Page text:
(NEW YORK) — It’s 5:00 on Sunday night and a familiar feeling of dread starts to set in, as the weekend slips away.
Sunday scaries, Sunday night blues and Sunday depression are all terms used to describe the anticipatory anxiety for the week ahead.
It’s a phenomenon that has become commonplace, experienced by 81% of Americans, according to a survey by The Sleep Judge, a mattress review website.
It’s also become an extremely popular hashtag, with more than 160,000 #sundayscaries posts on Instagram.
The good news for those suffering from Sunday night anxiety is that there are ways to ease the dread in order to both enjoy Sunday and start the week off well.
Here are three tips to try from Michelle Bombacie, L.Ac., Healthy Monday Adviser and program coordinator for the Integrative Therapies Program/Center for Comprehensive Wellness at Columbia University Medical Center:
1. Get off your technology
Bombacie recommends staying away from your cellphone, emails and computer throughout the weekend, or at least set limits.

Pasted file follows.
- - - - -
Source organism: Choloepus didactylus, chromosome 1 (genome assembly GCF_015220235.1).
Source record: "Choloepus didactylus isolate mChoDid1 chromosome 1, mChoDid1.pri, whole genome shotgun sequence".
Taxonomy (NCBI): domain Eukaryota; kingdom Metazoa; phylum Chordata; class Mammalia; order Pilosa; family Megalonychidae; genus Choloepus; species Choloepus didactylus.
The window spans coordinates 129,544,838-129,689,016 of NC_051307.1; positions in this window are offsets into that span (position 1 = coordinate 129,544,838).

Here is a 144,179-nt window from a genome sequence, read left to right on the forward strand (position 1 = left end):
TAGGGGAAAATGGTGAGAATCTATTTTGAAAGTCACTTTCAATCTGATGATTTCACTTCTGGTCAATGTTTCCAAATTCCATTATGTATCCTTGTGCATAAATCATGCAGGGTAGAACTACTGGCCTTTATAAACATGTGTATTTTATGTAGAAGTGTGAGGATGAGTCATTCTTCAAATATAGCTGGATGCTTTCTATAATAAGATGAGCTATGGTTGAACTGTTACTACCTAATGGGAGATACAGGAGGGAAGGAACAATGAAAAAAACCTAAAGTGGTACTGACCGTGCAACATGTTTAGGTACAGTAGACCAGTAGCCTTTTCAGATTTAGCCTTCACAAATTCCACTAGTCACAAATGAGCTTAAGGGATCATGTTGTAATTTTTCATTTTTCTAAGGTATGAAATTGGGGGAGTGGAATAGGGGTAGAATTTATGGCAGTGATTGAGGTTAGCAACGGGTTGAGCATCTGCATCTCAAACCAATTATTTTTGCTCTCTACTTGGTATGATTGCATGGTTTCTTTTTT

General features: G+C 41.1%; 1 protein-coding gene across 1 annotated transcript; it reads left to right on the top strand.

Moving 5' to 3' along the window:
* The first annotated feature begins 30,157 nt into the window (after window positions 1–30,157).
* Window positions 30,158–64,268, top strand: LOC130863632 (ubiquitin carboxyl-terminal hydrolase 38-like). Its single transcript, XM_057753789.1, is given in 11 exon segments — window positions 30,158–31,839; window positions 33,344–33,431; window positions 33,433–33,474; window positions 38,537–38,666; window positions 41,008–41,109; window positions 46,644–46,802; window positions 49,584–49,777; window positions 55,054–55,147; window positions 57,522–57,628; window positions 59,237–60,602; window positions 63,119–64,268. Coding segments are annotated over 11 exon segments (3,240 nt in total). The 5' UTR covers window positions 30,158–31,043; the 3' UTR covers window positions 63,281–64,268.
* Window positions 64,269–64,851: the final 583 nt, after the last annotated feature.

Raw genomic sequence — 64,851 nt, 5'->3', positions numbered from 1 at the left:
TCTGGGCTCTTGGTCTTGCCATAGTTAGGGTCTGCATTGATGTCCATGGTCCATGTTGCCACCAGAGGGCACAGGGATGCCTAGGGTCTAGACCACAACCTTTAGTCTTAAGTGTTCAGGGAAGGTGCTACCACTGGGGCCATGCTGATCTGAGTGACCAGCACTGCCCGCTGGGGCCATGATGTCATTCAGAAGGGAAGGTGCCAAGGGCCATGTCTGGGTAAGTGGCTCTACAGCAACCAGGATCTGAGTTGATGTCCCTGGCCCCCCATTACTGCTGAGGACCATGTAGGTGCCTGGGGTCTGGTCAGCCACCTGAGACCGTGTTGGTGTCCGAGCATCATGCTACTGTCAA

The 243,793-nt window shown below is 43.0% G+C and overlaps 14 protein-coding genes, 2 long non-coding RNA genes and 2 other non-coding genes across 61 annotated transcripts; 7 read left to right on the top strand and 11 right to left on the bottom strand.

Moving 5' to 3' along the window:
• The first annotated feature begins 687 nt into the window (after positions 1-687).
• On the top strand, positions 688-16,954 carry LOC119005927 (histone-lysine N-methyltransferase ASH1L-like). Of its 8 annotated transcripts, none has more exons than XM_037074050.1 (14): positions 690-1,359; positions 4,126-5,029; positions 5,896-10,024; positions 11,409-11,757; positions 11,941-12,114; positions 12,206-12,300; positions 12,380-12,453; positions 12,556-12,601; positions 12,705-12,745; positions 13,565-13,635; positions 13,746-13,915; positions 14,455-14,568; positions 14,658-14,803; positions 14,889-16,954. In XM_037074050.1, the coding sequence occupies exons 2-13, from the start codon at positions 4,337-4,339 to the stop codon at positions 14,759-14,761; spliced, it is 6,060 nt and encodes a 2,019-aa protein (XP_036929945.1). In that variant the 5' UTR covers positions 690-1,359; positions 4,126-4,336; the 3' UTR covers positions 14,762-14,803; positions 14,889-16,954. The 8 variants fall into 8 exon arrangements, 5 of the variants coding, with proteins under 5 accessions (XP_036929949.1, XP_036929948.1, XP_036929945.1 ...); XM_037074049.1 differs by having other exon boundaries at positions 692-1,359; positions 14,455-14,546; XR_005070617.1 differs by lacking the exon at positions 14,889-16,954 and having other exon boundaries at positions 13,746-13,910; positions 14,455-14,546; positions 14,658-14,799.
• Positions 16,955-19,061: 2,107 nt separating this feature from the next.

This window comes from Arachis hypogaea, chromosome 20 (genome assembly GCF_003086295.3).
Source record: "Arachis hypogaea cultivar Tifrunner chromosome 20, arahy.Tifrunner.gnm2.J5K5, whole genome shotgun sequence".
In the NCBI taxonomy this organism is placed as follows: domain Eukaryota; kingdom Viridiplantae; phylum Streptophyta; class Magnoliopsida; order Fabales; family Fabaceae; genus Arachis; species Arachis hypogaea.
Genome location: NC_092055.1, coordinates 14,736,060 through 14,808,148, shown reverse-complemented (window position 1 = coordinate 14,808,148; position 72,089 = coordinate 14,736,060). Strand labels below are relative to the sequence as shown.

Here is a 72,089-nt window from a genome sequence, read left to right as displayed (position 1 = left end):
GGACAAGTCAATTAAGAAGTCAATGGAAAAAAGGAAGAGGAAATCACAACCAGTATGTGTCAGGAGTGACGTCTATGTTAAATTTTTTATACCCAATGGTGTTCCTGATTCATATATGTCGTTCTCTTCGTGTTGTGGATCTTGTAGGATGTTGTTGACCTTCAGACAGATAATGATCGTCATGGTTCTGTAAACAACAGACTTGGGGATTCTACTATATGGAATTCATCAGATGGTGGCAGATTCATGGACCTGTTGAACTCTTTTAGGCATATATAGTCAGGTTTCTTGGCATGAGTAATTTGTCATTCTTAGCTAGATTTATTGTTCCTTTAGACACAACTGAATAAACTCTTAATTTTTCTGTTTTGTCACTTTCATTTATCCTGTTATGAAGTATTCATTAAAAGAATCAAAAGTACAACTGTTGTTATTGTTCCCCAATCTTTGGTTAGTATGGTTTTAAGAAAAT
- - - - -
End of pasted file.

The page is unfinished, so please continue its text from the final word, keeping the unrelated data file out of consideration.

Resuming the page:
“Try to resist the urge or maybe set a time commitment,” she said. “Commit to powering down by 5 p.m. so that you allow relaxation time on Sunday.”
“If we don’t give ourselves that opportunity to relax and reboot we’re not going to be as functioning on Monday we can,” she added.
It can also be helpful to set a routine to improve sleep habits as you enter the workweek, according to Bombacie, who suggests using blackout curtains or eye masks and ear plugs, setting the blue light filter on your smartphone, putting your smartphone out of sight and turning the TV off about one hour before bed.
2. Practice a deep-breathing exercise
A simple breathing exercise recommended by Bombacie starts with placing one hand over your chest and the other over your lower belly.
Then, breathe in through your nose and exhale through your mouth. Focus on your breath while breathing in for four counts and exhaling for four counts.
“You can do this laying down in bed, or when you wake up in the morning instead of reaching right for the cellphone take a few minutes to just start with breathing because it will help you ground,” she said.
3. Get a new perspective
Bombacie recommends thinking of every Monday as a chance to start over, as if you have “52 mini-resolutions,” a new chance each week of the year.
“We have to change our perspective on Monday,” she said. “Instead of looking at it as a day to dread, we look at it as an opportunity to restart and refresh.”
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